a further member moveable in dependence on movement of the first member, said further member rigidly secured to the first member, the further member including a signal relaying portion remote from the surface-engaging portion and at a distance from the transceiver, the source of signals being disposed to emit signals towards the signal relaying portion, the receiver being disposed to receive signals from said source as echoed from said signal relaying portion and the controller being operable to use said signals for effecting said position adjustment.
2. Apparatus according to claim 1, wherein the first member is pivotably secured on the implement and the further member is rigidly secured to the first member.
3. Apparatus according to claim 2, wherein the implement is carried on a vehicle moveable over the surface, the first member is constituted as a moveable shoe and the signal relaying portion lies rearwardly of the implement when the vehicle is moving forwardly over the surface.
4. Apparatus according to claim 3, wherein the transceiver emits and receives sonic signals.
5. Apparatus according to claim 4, wherein the transceiver is spaced from the signal relaying portion by a distance in the range of 26 to 60 centimeters.
6. Apparatus according to claim 5, further comprising means for limiting movement of the first member.
7. Apparatus according to claim 6, wherein the limiting means is a latch provided for temporarily securing the first member against movement.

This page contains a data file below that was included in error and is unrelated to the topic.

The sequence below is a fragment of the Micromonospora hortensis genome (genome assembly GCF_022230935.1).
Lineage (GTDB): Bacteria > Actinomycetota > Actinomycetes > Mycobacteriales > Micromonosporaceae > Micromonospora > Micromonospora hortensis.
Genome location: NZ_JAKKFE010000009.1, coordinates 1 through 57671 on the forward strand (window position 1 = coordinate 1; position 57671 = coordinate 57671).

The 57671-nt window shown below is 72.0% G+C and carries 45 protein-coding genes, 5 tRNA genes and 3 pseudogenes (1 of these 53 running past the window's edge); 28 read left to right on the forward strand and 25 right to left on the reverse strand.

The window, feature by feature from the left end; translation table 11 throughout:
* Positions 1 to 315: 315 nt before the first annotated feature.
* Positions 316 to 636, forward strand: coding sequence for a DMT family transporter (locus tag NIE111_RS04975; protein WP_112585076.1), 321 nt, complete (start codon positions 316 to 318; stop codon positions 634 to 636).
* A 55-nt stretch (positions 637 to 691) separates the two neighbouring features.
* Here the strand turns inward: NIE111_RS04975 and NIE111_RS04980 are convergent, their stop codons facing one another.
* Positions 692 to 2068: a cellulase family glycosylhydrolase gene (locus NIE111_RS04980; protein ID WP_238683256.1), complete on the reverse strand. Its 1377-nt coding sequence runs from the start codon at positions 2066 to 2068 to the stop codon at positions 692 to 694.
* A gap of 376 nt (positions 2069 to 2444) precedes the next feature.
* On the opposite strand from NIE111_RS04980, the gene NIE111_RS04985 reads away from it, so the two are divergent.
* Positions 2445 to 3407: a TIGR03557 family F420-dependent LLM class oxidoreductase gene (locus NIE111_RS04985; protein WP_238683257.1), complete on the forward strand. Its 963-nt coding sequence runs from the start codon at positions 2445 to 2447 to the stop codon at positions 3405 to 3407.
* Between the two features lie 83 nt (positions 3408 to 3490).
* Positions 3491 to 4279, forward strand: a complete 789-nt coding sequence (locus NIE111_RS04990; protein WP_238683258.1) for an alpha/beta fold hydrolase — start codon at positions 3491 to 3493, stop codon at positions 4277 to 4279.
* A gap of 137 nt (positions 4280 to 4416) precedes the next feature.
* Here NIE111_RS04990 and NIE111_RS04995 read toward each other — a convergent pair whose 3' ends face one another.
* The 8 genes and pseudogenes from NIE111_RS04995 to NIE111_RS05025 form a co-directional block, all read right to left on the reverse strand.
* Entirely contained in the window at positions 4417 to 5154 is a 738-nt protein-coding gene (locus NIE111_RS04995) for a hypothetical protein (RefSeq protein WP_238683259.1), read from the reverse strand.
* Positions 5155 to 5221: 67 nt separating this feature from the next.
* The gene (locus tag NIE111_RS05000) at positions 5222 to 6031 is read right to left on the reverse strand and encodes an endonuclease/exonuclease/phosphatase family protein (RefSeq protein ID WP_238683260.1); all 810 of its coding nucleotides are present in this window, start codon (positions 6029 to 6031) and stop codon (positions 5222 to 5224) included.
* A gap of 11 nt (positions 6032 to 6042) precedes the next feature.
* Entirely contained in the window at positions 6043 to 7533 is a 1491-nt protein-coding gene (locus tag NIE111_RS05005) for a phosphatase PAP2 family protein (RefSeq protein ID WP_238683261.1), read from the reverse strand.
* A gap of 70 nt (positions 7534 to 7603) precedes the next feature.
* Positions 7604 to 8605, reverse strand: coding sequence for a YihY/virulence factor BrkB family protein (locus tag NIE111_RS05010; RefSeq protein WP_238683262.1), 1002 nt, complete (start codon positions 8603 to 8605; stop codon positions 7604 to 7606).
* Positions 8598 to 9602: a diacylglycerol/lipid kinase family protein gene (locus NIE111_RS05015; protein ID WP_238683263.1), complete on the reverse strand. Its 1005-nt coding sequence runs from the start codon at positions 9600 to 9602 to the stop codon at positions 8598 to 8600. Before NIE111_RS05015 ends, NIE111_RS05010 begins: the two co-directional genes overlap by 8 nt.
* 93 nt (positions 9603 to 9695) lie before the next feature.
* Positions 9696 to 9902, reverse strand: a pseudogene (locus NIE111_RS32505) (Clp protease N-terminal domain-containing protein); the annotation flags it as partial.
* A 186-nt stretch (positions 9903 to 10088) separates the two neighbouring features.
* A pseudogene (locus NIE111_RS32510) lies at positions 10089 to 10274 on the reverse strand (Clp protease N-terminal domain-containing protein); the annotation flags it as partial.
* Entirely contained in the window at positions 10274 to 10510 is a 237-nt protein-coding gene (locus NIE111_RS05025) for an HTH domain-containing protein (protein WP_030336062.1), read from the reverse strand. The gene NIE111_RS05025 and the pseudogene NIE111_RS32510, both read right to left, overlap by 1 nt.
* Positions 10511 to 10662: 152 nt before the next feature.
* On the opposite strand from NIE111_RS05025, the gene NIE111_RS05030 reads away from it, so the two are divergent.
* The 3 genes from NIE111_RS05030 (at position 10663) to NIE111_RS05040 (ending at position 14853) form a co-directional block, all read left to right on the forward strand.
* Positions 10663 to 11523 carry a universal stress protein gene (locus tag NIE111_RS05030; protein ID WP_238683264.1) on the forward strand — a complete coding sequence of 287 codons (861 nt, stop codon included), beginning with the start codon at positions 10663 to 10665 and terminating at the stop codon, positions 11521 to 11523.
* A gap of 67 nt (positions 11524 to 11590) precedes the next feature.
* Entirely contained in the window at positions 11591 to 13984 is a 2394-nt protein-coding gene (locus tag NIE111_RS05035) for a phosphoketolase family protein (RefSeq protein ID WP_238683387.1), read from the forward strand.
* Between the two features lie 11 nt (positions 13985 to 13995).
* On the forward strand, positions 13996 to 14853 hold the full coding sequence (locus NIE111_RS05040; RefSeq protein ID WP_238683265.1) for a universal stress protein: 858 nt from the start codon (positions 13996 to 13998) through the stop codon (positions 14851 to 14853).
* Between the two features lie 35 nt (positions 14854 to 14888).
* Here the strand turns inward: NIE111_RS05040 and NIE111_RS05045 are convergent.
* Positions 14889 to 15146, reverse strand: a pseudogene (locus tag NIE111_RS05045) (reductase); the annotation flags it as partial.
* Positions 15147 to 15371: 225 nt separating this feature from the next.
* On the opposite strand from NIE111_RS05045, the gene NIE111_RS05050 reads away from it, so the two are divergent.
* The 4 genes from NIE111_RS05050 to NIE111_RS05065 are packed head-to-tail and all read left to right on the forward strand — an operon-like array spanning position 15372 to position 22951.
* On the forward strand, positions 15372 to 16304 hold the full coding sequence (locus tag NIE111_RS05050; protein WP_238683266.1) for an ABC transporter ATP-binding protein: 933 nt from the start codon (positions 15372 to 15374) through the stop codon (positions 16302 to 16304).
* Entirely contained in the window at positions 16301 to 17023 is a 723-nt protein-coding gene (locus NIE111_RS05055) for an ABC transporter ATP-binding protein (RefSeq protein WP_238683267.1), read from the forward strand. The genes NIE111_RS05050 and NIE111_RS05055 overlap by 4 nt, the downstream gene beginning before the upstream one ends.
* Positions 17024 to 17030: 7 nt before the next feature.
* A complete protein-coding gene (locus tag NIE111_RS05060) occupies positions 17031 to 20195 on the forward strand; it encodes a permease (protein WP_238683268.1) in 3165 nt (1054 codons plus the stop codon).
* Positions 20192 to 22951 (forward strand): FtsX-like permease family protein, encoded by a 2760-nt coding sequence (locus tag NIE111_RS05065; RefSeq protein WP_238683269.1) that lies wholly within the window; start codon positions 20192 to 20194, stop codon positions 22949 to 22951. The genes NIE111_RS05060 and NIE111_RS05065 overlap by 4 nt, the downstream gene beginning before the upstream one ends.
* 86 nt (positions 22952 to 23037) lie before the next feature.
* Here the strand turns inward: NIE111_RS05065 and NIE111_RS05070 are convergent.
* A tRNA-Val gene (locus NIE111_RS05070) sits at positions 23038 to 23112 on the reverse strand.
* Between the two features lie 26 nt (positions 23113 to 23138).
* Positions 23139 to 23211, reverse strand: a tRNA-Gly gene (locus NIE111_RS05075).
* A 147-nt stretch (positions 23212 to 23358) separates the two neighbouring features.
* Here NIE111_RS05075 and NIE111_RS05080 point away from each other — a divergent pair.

8. Apparatus according to claim 7, wherein the first member has a corresponding number of further members, signal relaying portions and transceivers.
9. Apparatus according to claim 8, wherein the first member and further member are arranged in an operative pair, whereby adjustment of the implement occurs when movement of both members of a said pair is detected by the controller.
10. Apparatus according to claim 9, wherein the signal relaying portion further comprises a reflecting portion in the form of a generally flat surface secured to the further member.
11. Apparatus according to claim 9, wherein the signal relaying portion further comprises a reflecting portion in the form of a surface secured to the further member; said surface being at least partly non-planar.
Description
BACKGROUND OF INVENTION

This invention relates to an apparatus for controlling the position, especially the height, relative to a surface of a position-adjustable implement, in particular but not exclusively, carried by a vehicle movable over such a surface. In particular, but not exclusively, the invention relates to an apparatus for controlling the height relative to ground of a height-adjustable implement on an agricultural vehicle such as a harvesting machine, in particular a combine harvester.